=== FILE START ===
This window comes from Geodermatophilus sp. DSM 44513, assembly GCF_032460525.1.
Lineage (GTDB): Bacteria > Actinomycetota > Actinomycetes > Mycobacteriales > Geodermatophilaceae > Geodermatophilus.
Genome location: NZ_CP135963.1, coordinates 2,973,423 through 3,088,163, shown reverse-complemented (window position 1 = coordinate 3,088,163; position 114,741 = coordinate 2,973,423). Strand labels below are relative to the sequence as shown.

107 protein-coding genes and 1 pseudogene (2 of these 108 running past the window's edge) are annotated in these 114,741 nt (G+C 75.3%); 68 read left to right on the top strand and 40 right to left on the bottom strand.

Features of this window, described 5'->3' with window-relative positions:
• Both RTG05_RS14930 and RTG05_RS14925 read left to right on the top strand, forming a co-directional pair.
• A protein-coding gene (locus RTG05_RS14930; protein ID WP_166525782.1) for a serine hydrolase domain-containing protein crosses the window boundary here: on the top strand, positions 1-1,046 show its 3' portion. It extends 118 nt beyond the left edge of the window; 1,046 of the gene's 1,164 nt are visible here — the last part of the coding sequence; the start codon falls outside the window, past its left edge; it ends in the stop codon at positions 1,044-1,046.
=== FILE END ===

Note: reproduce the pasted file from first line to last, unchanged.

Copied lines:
This window comes from Geodermatophilus sp. DSM 44513, assembly GCF_032460525.1.
Lineage (GTDB): Bacteria > Actinomycetota > Actinomycetes > Mycobacteriales > Geodermatophilaceae > Geodermatophilus.
Genome location: NZ_CP135963.1, coordinates 2,973,423 through 3,088,163, shown reverse-complemented (window position 1 = coordinate 3,088,163; position 114,741 = coordinate 2,973,423). Strand labels below are relative to the sequence as shown.

107 protein-coding genes and 1 pseudogene (2 of these 108 running past the window's edge) are annotated in these 114,741 nt (G+C 75.3%); 68 read left to right on the top strand and 40 right to left on the bottom strand.

Features of this window, described 5'->3' with window-relative positions:
• Both RTG05_RS14930 and RTG05_RS14925 read left to right on the top strand, forming a co-directional pair.
• A protein-coding gene (locus RTG05_RS14930; protein ID WP_166525782.1) for a serine hydrolase domain-containing protein crosses the window boundary here: on the top strand, positions 1-1,046 show its 3' portion. It extends 118 nt beyond the left edge of the window; 1,046 of the gene's 1,164 nt are visible here — the last part of the coding sequence; the start codon falls outside the window, past its left edge; it ends in the stop codon at positions 1,044-1,046.